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BMC Geriatr. 2008 Jul 14;8:14. doi: 10.1186/1471-2318-8-14.

The association of APOE genotype and cognitive decline in interaction with risk factors in a 65-69 year old community sample.

Author information

1
The Australian National University, Canberra, Australia. helen.christensen@anu.edu.au

Abstract

BACKGROUND:

While the evidence of an association between the apolipoprotein E (APOE) *E4 allele and Alzheimer's disease is very strong, the effect of the *E4 allele on cognitive decline in the general population is more equivocal. A cross-sectional study on the lifespan effects of the *E4 allele 1 failed to find any effect of the *E4 allele on cognitive performance at ages 20-24, 40-44 or 60-64 years.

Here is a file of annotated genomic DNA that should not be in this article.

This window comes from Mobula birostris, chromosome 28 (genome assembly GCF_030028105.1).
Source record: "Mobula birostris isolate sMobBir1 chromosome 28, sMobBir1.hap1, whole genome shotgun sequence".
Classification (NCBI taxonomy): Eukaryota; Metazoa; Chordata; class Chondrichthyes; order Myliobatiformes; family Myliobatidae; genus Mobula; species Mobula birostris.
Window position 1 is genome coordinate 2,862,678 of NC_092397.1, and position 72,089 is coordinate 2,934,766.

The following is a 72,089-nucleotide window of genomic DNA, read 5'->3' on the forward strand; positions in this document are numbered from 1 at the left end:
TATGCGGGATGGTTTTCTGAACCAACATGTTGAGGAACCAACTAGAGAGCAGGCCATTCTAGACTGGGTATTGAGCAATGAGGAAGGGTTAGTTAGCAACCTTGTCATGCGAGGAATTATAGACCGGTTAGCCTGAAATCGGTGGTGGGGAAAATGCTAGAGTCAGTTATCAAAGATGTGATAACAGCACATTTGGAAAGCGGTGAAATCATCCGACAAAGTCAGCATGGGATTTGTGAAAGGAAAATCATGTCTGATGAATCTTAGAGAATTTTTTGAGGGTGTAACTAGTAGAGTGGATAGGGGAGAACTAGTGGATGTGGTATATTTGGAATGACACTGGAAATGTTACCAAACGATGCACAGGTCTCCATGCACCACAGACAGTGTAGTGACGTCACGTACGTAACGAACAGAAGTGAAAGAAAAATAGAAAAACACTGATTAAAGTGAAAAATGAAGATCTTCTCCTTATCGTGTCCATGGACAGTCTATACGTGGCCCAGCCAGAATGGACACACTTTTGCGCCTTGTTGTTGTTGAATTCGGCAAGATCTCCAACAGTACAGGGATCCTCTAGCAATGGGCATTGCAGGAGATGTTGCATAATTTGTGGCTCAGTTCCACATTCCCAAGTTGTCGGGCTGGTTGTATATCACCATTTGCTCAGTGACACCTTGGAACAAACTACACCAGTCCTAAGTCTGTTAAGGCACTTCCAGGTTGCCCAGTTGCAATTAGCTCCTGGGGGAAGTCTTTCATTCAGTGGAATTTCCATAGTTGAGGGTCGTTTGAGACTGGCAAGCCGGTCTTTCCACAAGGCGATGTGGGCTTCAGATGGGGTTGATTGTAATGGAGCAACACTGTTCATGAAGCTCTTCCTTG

METHODS:

In this four year follow-up study, we reexamine the effect of *E4 in the sample of 2,021 individuals, now aged 65-69 years.

RESULTS:

Performance on the Mini-Mental State Examination (MMSE) was significantly poorer for *E4 homozygotes than heterozygotes or non-carriers. The effects of the *E4 genotype on cognitive decline over four years were found on the MMSE and Symbol-Digit Modalities test but only when controlling for risk factors such as head injury and education. Analyses were repeated with the exclusion of participants diagnosed with a mild cognitive disorder, with little change.

CONCLUSION:

It is possible that *E4 carriers become vulnerable to greater cognitive decline in the presence of other risk factors at 65-69 years of age.

PMID:
18620605
PMCID:
PMC2488328
DOI:
10.1186/1471-2318-8-14
[Indexed for MEDLINE]
Free PMC Article
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